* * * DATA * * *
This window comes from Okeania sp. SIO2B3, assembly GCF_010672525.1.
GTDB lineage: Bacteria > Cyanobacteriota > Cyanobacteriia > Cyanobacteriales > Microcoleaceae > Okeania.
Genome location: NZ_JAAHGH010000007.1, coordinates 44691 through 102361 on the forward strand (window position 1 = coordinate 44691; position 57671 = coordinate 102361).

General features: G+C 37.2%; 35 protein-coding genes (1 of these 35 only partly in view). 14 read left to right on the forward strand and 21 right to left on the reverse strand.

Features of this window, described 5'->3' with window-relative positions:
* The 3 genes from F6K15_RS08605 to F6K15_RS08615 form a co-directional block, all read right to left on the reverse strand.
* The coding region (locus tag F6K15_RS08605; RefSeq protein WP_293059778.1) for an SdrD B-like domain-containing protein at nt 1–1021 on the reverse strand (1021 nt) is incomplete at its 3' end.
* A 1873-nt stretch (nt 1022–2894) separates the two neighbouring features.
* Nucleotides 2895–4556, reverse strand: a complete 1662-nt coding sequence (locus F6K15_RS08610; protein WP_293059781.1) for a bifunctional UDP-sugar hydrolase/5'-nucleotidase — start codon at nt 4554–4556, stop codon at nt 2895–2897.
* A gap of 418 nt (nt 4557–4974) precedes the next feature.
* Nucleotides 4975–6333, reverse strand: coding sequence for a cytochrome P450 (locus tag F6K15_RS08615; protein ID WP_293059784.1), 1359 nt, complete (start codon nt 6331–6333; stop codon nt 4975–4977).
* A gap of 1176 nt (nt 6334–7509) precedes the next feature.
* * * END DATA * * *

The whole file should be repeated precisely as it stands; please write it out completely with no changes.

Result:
This window comes from Okeania sp. SIO2B3, assembly GCF_010672525.1.
GTDB lineage: Bacteria > Cyanobacteriota > Cyanobacteriia > Cyanobacteriales > Microcoleaceae > Okeania.
Genome location: NZ_JAAHGH010000007.1, coordinates 44691 through 102361 on the forward strand (window position 1 = coordinate 44691; position 57671 = coordinate 102361).

General features: G+C 37.2%; 35 protein-coding genes (1 of these 35 only partly in view). 14 read left to right on the forward strand and 21 right to left on the reverse strand.

Features of this window, described 5'->3' with window-relative positions:
* The 3 genes from F6K15_RS08605 to F6K15_RS08615 form a co-directional block, all read right to left on the reverse strand.
* The coding region (locus tag F6K15_RS08605; RefSeq protein WP_293059778.1) for an SdrD B-like domain-containing protein at nt 1–1021 on the reverse strand (1021 nt) is incomplete at its 3' end.
* A 1873-nt stretch (nt 1022–2894) separates the two neighbouring features.
* Nucleotides 2895–4556, reverse strand: a complete 1662-nt coding sequence (locus F6K15_RS08610; protein WP_293059781.1) for a bifunctional UDP-sugar hydrolase/5'-nucleotidase — start codon at nt 4554–4556, stop codon at nt 2895–2897.
* A gap of 418 nt (nt 4557–4974) precedes the next feature.
* Nucleotides 4975–6333, reverse strand: coding sequence for a cytochrome P450 (locus tag F6K15_RS08615; protein ID WP_293059784.1), 1359 nt, complete (start codon nt 6331–6333; stop codon nt 4975–4977).
* A gap of 1176 nt (nt 6334–7509) precedes the next feature.